Highlights from a few projects in 2018
Heritage and Trails Foundation is off to a busy start in 2018. The board met in February and approved several grants that will positively impact equestrian trails and trail work in various parts of the state.
High Line Conservancy
The High Line Canal Trail is one of the most important urban trails in the United States, and receives very heavy equestrian use along virtually all of its length. The High Line Conservancy has been established to protect and enhance the full length of the trail and its integration into other trail systems in the Denver Metro area. As a Founding Partner with the High Line Canal Conservancy, the Roundup Riders will be recognized with permanent signage, indicating sponsorship of one mile along the canal’s 71-mile length. The Heritage and Trails Foundation Board felt support of this initiative will benefit the Denver Metro area and countless canal users for decades to come.
Volunteers for Outdoor Colorado
The H&T Board also approved a $10,000 grant request from the Volunteers for Outdoor Colorado to support its 2018 projects involving trail maintenance and restoration work in various locations of high equestrian use. These areas include the San Luis Valley, South Fork and Williams Fork areas, Geneva Creek Trail, Grayback Peak Trail, Tilton Pond Trail at Chatfield, among others. This grant will provide support for some 340 volunteers at these different sites – most generally being weekend projects.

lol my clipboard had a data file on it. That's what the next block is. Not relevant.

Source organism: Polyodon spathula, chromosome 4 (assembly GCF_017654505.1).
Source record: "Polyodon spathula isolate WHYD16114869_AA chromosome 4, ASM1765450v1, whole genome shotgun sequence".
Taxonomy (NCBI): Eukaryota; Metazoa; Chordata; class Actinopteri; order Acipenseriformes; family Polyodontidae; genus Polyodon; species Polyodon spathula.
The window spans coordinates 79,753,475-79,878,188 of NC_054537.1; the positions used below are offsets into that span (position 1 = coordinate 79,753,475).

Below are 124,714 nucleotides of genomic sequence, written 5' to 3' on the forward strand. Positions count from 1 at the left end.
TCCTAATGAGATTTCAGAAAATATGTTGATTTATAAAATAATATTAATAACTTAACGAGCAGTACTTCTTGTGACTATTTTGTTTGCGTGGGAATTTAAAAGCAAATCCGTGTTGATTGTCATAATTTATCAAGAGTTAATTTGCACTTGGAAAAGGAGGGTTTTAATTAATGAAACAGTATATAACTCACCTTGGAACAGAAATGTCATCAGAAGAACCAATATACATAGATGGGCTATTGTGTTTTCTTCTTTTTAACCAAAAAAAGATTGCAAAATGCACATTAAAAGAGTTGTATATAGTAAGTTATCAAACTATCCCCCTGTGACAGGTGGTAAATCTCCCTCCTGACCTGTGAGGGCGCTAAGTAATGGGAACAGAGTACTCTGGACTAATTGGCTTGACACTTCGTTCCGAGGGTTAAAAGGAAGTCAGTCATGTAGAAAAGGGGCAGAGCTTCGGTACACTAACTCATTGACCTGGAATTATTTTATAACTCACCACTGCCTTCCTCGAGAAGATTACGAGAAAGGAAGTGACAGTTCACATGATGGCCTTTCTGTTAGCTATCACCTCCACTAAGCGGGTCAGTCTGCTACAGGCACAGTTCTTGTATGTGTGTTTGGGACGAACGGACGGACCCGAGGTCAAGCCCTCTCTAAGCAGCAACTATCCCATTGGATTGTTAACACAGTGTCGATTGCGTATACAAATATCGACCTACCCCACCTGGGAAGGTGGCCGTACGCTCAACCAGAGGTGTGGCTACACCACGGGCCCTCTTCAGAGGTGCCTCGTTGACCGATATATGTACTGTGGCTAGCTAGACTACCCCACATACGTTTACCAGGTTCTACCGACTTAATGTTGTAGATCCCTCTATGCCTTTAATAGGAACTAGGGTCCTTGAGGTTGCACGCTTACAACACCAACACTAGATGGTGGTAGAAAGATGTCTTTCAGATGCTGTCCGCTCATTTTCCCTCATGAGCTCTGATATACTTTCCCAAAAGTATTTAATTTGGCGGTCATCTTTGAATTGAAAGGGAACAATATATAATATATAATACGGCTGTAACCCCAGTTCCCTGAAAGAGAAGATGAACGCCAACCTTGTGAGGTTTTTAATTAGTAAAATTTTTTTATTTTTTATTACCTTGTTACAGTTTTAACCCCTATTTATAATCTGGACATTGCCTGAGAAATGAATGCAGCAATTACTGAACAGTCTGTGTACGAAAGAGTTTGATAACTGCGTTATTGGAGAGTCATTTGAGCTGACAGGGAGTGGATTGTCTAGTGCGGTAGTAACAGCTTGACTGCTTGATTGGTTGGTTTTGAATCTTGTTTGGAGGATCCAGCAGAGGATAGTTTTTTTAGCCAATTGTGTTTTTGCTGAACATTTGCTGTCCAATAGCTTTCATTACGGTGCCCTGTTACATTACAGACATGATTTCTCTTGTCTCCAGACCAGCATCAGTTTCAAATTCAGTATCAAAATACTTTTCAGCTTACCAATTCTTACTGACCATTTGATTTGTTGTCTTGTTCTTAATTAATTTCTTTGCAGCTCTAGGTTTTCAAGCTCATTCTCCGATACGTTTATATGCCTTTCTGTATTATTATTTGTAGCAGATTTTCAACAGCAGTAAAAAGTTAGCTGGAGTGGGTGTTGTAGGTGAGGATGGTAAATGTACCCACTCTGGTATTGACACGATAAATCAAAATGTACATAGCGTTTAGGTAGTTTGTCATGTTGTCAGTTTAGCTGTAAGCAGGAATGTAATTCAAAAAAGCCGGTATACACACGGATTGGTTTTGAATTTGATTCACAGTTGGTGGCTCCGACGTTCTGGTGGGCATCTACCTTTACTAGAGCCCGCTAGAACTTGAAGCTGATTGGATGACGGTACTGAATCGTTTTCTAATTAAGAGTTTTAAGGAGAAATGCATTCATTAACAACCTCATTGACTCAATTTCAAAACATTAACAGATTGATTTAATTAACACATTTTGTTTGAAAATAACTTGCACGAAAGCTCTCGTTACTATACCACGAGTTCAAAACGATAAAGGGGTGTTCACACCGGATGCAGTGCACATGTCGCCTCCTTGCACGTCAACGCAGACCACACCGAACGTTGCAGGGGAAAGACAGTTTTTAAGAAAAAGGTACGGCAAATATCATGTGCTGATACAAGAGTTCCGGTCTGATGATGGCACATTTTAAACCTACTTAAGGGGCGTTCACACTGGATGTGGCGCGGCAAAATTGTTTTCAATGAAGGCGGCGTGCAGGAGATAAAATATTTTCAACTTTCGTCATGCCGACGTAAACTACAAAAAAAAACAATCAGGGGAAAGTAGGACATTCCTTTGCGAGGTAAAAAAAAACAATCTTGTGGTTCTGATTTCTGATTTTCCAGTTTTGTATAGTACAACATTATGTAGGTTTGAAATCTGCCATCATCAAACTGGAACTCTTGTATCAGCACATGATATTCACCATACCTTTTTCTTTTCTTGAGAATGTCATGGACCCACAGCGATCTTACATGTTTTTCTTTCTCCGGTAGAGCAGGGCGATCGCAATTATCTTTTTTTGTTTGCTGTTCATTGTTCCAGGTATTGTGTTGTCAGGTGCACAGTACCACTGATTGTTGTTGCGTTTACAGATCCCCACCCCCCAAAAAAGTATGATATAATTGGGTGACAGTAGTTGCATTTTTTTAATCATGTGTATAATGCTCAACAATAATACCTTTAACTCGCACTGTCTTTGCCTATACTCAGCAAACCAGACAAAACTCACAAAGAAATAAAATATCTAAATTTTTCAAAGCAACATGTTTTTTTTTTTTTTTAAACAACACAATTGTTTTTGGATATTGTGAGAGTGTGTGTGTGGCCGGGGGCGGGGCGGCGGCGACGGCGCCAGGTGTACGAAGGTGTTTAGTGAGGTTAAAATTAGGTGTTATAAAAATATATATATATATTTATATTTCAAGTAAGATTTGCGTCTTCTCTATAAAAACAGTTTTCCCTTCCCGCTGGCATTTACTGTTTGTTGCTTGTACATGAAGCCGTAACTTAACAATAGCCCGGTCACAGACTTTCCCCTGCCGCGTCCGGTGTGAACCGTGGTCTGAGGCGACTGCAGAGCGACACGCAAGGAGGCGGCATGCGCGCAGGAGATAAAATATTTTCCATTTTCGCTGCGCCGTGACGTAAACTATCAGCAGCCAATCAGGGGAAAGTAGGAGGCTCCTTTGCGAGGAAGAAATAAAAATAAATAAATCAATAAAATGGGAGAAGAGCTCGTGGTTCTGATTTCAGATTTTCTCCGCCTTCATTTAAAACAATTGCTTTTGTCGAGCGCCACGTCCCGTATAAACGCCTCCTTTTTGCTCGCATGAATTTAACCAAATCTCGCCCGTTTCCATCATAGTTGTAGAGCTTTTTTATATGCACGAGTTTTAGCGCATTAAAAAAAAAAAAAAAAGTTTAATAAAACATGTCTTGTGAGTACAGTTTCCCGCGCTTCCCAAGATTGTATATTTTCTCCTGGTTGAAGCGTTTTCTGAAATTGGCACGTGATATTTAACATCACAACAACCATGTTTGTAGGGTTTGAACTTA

CSU Equine Science Center
A long-time partner of the Roundup Riders and the Heritage and Trails Foundation is the CSU Equine Science Center for teaching projects conceived and led by Chuck Peterson. This year, H&T is supporting two 2018 projects undertaken by Chuck Peterson and his students. These projects include trail clearing in the Routt National Forest near Steamboat, a work-related pack trip for training students in the Rawah Wilderness (including significant trail clearing), and packing in gravel to McIntyre Creek Trail in Rawah Wilderness, for bridge stabilization work.
Western Slope Conservation Center
The final grant approved by the H&T Board was to the Western Slope Conservation Center for a two-week project with Western Colorado Conservation Corps for trail work (turnpikes and drainage) on Little Robinson Trail in West Elk Wilderness of the Paonia District, Gunnison National Forest. This is the type of grant that has tremendous impact, for it not only helps accomplish significant trail work, but it also represents a significant partnership with the Colorado Youth Corps. This sort of grant has an important and lasting, very positive, impact on numerous youth in Western Colorado. Along with the actual trail work, a component or the grant focuses on education for the youth participants on the role of horses and mules in public land management.